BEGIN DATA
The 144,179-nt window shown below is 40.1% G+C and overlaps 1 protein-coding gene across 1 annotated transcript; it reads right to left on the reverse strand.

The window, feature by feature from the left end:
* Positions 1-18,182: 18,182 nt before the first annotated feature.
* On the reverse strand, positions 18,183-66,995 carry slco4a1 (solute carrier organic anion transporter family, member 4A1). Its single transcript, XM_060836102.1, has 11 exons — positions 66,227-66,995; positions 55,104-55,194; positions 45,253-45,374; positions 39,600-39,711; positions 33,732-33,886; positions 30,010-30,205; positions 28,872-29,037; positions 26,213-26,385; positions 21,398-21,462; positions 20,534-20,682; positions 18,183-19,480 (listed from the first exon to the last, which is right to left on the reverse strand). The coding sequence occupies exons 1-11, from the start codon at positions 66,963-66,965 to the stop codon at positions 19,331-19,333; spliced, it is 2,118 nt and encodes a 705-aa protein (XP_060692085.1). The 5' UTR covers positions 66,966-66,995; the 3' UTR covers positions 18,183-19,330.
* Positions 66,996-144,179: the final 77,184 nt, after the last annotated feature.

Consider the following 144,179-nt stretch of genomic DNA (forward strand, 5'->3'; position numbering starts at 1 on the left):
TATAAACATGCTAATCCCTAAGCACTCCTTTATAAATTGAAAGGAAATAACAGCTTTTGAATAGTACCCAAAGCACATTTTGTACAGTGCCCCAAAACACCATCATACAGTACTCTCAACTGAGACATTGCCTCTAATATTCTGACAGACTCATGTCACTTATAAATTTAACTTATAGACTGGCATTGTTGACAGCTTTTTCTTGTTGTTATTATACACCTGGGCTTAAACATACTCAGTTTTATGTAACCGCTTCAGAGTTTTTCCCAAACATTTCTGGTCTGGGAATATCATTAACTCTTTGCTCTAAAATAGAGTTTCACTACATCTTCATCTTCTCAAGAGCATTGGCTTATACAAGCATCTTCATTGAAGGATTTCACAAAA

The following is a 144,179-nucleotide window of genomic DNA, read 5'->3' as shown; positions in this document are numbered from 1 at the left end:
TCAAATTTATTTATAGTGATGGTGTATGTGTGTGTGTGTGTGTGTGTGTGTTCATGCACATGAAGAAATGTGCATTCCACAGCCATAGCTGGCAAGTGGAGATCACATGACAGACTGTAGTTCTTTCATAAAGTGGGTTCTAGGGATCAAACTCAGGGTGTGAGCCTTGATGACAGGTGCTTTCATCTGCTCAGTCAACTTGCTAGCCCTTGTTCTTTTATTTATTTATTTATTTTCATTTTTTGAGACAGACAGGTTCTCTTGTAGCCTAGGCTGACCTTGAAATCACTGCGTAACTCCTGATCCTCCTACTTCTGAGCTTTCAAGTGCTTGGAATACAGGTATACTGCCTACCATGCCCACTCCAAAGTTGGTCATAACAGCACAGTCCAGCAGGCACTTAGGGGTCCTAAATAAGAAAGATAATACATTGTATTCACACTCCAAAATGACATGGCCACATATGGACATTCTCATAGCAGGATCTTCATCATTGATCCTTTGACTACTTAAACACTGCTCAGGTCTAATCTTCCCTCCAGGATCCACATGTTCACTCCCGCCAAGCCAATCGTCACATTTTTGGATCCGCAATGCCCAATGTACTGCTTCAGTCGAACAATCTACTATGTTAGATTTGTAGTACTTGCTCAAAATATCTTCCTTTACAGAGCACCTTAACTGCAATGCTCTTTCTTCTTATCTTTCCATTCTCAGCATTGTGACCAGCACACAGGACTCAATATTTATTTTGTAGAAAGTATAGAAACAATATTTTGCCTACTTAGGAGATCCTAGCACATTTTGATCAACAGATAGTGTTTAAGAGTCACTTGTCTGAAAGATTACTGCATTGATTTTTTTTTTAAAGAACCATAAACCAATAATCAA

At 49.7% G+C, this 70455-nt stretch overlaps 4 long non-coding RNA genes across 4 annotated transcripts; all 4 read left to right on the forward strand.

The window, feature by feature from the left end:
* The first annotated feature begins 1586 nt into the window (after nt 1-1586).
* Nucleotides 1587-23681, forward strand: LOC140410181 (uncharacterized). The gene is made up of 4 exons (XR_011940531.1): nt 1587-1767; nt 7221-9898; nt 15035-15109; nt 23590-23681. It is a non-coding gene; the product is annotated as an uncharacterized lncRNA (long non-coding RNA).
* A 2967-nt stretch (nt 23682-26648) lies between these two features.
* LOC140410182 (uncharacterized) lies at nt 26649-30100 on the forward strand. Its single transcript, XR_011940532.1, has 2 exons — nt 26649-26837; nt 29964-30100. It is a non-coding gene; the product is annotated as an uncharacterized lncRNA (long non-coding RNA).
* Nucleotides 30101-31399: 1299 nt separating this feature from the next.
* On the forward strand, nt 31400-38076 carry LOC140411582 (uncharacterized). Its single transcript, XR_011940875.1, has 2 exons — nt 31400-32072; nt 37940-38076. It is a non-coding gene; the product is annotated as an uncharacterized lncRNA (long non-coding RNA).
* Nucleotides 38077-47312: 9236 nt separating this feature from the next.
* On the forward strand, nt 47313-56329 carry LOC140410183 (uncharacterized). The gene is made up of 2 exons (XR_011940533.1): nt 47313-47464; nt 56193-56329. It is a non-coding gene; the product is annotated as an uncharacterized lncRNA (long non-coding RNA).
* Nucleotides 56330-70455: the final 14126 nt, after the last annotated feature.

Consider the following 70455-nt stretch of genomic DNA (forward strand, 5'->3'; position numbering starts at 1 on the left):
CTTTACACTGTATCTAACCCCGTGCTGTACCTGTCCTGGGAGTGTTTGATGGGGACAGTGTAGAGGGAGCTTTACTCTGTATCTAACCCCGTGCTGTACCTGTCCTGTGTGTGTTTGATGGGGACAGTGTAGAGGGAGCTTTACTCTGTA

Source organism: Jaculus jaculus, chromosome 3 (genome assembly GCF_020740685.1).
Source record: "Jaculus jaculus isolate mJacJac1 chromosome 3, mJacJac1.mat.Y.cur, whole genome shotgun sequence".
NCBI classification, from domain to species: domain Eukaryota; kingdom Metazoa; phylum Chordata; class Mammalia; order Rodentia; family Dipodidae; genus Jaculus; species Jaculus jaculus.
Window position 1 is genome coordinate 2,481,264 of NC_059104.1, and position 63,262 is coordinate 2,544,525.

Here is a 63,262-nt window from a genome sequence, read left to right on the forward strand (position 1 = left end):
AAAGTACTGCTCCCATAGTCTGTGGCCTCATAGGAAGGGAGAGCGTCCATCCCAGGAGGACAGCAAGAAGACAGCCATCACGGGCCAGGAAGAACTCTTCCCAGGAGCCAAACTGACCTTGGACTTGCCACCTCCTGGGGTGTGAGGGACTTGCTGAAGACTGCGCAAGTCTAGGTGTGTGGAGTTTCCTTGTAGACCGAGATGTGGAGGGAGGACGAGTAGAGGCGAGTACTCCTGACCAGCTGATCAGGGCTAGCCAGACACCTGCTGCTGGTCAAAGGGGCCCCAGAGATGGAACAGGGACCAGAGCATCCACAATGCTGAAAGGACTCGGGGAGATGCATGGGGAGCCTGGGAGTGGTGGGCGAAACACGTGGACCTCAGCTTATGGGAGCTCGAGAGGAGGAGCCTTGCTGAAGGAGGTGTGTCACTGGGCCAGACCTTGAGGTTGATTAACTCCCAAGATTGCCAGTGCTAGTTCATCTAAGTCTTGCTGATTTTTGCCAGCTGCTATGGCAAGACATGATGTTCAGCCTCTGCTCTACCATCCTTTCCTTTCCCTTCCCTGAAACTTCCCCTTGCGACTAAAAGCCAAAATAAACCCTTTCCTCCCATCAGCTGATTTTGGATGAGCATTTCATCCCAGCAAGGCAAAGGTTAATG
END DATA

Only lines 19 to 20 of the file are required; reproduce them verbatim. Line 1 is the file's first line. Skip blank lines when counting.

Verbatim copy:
* On the forward strand, nt 47313-56329 carry LOC140410183 (uncharacterized). The gene is made up of 2 exons (XR_011940533.1): nt 47313-47464; nt 56193-56329. It is a non-coding gene; the product is annotated as an uncharacterized lncRNA (long non-coding RNA).
* Nucleotides 56330-70455: the final 14126 nt, after the last annotated feature.